The rigid infusion sleeve of this invention is designed to function as a part of a conventional ophthalmological surgical tool which incorporates coaxial irrigation and aspiration functions. An illustrative surgical instrument of this type wherein an elongated surgical tool or needle is ultrasonically vibrated to fragment tissue is depicted in FIG. 1. While the illustrated surgical instrument is capable of ultrasonic tissue fragmentation, the invention is equally applicable to surgical instruments designed only for irrigation and aspiration. The surgical tool of this ultarsonic type comprises a handpiece shown generally at 102 having a barrel 104 and an extension 106 which suppports an ultrasonically-vibrated surgical tool or needle 114. The handpiece is provided with a cable 112 containing power and control wires and cooling water tubes. The instrument is also provided with an aspiration line 110 which is connected to a source of vacuum and an irrigation line 108 connected to a source of irrigation fluid. Both lines ar connected to passages within the handpiece leading to the region of the tip of the handpiece. The distal end of the handpiece is provided with an adapter 116 and a tip cap and sleeve member 120 which surrounds the ultrasonic tool 114 and provides a coaxial annular passage for supplying irrigation fluid to the surgical site.
FIG. 2 shows a detailed cross-section of the distal end of the handpiece 102. The ultrasonic needle 114 is fastened to the ultrasonically-vibrating connecting member 124 by a threaded connection. An axial bore 126 in the ultrasonic tool communicates through conventional drilled passages in the ultrasonic connecting member 124 and the handpiece (not shown) with the aspiration line 110. The region between the ultrasonic connecting member 124 and the extension 106 provides a conduit 128 for irrigation fluid. This conduit is connected by conventional channels (not shown) in the handpiece 102 to the irrigation fluid line 108. The tip cap and sleeve member 120 fits on the end of the adapter 116, and is made up of a body member 130 and a sleeve member 132. The body member and sleeve member are preferably molded homogeneously from one synthetic resin material. The tip cap and sleeve member 120 surrounds the ultrasonic tool 114 to provide a coaxial fluid channel 133 which receives fluid from the fluid channel 128 and conducts it to the surgical site.
The tip cap/sleeve 132 of this invention has a body portion 130 which is hollow and has means for engaging the front end of the surgical instrument so as to be in fluid communication with the passage or passages in the handpiece which supply irrigation fluid. The body portion of the tip cap and sleeve surrounds the ultrasonically-vibrated needle and has an axis which is coincident with the axis of the ultrasonically-vibrated needle. Generally, the body portion is cylindrical in shape and has a relatively thick wall provided with fastening means at one end of the body for engaging the end of the handpiece to be retained thereon. In the embodiment illustrated in FIG. 2, the means for engaging the end of the handpiece is simply the internal bore of the body member 130 which is press fit for the end of the adapter 116. Preferably, the fastening means are internal threads 140 on the wall of the body portion 130 (as shown in FIG. 4) which threadably engage external threads on the end of the handpiece to fasten the tip cap and sleeve thereto.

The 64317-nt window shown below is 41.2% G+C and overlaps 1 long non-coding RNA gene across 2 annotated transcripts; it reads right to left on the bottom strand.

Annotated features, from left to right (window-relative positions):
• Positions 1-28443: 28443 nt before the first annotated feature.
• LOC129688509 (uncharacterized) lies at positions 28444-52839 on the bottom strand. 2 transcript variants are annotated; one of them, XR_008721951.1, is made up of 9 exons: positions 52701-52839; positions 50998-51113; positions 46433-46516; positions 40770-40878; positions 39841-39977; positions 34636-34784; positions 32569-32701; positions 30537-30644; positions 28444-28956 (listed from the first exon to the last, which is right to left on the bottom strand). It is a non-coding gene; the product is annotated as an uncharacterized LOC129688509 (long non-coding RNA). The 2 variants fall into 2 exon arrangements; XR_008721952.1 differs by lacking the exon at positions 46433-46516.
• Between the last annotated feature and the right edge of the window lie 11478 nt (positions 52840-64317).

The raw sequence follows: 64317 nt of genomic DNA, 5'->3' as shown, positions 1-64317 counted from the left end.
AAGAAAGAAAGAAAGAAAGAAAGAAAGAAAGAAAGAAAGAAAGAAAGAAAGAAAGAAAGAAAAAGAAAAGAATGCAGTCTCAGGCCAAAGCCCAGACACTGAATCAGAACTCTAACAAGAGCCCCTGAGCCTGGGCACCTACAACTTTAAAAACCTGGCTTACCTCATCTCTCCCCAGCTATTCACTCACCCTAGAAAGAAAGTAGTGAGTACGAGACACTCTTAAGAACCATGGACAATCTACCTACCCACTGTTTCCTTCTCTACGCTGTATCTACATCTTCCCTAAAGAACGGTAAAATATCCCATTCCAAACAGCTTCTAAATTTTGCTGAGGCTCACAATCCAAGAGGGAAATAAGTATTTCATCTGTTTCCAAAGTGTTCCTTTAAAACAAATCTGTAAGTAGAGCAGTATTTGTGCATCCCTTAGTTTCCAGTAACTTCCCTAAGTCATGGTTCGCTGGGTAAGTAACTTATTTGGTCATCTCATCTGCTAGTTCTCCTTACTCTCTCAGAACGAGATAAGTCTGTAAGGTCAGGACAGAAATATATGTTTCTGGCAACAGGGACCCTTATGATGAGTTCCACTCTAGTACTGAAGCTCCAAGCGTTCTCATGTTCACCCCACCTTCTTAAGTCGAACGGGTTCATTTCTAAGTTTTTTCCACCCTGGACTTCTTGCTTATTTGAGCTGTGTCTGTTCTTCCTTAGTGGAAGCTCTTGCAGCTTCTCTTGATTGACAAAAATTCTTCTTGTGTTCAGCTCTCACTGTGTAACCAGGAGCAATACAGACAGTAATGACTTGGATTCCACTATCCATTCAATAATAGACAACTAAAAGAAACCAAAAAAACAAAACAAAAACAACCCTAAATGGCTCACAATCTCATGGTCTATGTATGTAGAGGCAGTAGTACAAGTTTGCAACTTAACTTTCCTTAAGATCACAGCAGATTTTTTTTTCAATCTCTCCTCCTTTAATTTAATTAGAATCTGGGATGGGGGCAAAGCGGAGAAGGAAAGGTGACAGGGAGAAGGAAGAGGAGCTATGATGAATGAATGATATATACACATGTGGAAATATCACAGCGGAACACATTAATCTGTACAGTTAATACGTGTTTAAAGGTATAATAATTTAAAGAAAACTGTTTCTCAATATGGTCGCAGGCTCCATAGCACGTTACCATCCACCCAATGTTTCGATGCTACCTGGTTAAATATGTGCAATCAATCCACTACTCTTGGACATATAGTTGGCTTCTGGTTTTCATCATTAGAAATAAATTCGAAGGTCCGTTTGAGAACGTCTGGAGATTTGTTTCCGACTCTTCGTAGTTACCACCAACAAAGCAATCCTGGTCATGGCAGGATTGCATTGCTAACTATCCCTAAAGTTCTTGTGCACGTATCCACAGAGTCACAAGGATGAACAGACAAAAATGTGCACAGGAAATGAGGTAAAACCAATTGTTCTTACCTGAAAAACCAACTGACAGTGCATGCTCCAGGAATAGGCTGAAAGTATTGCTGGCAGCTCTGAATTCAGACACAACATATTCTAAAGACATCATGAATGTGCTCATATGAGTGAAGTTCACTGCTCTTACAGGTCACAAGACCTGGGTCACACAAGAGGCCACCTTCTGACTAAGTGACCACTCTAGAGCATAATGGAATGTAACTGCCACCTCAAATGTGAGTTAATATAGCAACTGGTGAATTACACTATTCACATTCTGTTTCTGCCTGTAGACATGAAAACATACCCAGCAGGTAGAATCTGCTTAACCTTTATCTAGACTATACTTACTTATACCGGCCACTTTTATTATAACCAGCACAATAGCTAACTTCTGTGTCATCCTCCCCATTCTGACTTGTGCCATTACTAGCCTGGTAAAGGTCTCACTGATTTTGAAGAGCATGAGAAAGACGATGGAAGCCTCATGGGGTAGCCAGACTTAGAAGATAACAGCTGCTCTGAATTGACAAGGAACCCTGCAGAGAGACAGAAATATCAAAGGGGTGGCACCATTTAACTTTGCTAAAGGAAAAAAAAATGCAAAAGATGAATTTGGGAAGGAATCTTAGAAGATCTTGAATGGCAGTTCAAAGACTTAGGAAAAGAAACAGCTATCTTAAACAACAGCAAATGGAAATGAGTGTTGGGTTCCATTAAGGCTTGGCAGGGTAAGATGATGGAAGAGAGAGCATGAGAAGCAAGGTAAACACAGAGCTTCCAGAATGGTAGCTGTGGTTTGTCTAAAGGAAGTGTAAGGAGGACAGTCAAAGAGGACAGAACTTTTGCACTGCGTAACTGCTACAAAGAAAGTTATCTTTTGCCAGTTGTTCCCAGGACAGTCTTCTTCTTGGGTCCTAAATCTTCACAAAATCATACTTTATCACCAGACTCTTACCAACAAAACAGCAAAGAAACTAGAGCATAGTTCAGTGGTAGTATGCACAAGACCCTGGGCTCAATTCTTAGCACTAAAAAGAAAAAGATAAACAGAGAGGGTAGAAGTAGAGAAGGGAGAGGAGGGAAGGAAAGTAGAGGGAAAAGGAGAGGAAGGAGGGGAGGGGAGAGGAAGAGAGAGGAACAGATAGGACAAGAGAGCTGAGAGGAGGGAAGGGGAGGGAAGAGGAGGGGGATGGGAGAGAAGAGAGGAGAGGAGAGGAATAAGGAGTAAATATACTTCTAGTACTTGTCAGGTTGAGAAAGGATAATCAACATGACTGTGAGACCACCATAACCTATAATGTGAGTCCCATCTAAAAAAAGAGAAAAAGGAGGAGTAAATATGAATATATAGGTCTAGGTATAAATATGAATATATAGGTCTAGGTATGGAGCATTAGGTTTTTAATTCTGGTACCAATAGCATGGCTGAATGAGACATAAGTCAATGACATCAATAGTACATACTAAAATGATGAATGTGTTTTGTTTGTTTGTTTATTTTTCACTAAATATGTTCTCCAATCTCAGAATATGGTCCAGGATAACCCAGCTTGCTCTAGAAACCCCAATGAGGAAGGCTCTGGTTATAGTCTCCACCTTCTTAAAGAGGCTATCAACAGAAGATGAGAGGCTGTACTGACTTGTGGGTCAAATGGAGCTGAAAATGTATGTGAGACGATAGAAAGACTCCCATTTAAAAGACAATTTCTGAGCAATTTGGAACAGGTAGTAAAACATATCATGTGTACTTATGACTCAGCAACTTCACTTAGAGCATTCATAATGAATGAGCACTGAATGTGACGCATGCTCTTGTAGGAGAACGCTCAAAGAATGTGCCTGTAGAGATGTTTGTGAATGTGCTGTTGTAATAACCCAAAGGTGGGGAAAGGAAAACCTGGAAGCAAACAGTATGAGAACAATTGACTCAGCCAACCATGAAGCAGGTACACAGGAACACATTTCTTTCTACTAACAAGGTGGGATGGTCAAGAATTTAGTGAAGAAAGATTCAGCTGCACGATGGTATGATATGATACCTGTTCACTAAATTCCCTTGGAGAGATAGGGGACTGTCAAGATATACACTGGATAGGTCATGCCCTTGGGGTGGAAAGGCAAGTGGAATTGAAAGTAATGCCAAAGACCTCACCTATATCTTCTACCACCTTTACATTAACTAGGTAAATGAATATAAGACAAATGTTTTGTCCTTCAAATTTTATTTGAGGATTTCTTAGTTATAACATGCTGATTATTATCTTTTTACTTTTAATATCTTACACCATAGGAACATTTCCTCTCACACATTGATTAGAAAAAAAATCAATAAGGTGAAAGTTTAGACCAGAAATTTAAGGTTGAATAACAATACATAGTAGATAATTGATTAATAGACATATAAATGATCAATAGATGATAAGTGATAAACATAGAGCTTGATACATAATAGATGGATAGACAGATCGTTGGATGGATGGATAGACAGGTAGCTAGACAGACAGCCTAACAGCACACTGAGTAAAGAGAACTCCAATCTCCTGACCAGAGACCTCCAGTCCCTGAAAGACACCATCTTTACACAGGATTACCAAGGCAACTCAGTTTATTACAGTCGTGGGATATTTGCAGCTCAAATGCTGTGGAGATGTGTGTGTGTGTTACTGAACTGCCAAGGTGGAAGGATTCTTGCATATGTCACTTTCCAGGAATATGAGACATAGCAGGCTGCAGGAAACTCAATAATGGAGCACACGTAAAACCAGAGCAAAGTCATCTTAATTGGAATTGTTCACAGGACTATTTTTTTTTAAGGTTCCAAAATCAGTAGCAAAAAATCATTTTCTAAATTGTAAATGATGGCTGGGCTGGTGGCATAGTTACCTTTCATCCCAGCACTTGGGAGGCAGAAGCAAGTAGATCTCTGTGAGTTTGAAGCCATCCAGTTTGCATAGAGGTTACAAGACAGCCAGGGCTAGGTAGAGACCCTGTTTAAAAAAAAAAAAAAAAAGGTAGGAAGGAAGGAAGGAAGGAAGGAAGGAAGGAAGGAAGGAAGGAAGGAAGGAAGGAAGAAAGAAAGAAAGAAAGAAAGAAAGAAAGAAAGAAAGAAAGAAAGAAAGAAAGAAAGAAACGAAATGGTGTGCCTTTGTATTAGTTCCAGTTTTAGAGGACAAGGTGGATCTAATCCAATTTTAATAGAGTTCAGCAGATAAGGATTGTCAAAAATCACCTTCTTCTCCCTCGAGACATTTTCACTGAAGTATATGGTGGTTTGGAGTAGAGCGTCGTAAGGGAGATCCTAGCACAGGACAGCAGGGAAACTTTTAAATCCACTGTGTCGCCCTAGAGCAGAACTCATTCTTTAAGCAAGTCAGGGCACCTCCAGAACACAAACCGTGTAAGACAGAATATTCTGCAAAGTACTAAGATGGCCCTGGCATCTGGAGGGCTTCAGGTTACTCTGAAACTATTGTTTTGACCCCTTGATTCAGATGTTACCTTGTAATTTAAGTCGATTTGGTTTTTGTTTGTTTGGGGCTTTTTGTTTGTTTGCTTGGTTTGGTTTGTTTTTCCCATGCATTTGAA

The sleeve portion of the tip cap and sleeve of the invention is molded homogeneously with the body portion and is a tubular member having an axis coaxial with the axis of the body member and a wall thickness not greater than 0.006 inches. The cap and sleeve should be molded of a synthetic resin material which provides sufficient rigidity to prevent collapse under the pressure of the sides of the ocular incision, with accompanying decrease in irrigation and danger of excessive heating of the adjacent tissue. The synthetic resin used in the tip cap and sleeve should also be transparent so as not to obscure the surgeon's view of ocular structures, and preferably has a refractive index close to that of water, so that it becomes practically invisible when immersed in the aqueous humor of the eye, particularly the human eye; this properly enhances the surgeon's view of the surgical site, and the tool. Polyolefin resins having sufficient rigidity to resist collapse are suitable materials for forming the fluid conduit of this invention. Such materials are obtainable in grades which are substantially transparent in thin wall sections and have a refractive index close to that of the aqueous humor and the irrigation fluid whereby they are substantially invisible in use and do not obstruct the surgeon's vision. Conventional polypropylene molding philosophy prior to this invention apparently had thought that with the required rigidity and desired transparency as described herein it was not possible to mold the conduit sleeve due to the thin (0.006 inch or less) wall thickness required.